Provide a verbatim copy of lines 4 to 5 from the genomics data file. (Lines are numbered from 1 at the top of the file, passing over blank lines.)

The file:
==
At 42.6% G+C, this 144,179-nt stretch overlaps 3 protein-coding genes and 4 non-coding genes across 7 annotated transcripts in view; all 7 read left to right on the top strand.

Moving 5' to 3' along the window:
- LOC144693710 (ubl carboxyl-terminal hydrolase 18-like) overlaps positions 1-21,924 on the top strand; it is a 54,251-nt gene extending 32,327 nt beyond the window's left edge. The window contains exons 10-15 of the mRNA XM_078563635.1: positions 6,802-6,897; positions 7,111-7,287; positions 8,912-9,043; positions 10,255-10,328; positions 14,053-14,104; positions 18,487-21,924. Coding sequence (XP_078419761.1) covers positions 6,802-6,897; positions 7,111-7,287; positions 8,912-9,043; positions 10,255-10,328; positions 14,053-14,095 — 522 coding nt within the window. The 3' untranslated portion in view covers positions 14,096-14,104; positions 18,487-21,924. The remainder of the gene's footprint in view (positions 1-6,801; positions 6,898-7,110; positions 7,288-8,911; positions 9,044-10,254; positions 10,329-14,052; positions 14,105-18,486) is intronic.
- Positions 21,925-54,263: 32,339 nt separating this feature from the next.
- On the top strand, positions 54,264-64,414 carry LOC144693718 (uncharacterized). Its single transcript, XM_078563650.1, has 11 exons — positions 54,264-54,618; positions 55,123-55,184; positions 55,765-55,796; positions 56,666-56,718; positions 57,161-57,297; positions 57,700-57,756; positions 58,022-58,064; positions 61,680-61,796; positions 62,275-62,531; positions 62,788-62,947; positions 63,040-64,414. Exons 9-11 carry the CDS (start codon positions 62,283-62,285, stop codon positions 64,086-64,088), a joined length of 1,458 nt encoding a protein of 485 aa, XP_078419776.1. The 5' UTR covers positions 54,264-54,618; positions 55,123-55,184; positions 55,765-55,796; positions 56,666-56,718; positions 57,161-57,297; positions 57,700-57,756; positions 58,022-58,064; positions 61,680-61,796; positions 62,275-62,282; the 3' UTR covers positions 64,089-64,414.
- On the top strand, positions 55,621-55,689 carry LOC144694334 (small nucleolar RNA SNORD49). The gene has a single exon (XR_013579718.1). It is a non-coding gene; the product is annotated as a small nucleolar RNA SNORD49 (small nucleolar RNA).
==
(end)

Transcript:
- Positions 21,925-54,263: 32,339 nt separating this feature from the next.
- On the top strand, positions 54,264-64,414 carry LOC144693718 (uncharacterized). Its single transcript, XM_078563650.1, has 11 exons — positions 54,264-54,618; positions 55,123-55,184; positions 55,765-55,796; positions 56,666-56,718; positions 57,161-57,297; positions 57,700-57,756; positions 58,022-58,064; positions 61,680-61,796; positions 62,275-62,531; positions 62,788-62,947; positions 63,040-64,414. Exons 9-11 carry the CDS (start codon positions 62,283-62,285, stop codon positions 64,086-64,088), a joined length of 1,458 nt encoding a protein of 485 aa, XP_078419776.1. The 5' UTR covers positions 54,264-54,618; positions 55,123-55,184; positions 55,765-55,796; positions 56,666-56,718; positions 57,161-57,297; positions 57,700-57,756; positions 58,022-58,064; positions 61,680-61,796; positions 62,275-62,282; the 3' UTR covers positions 64,089-64,414.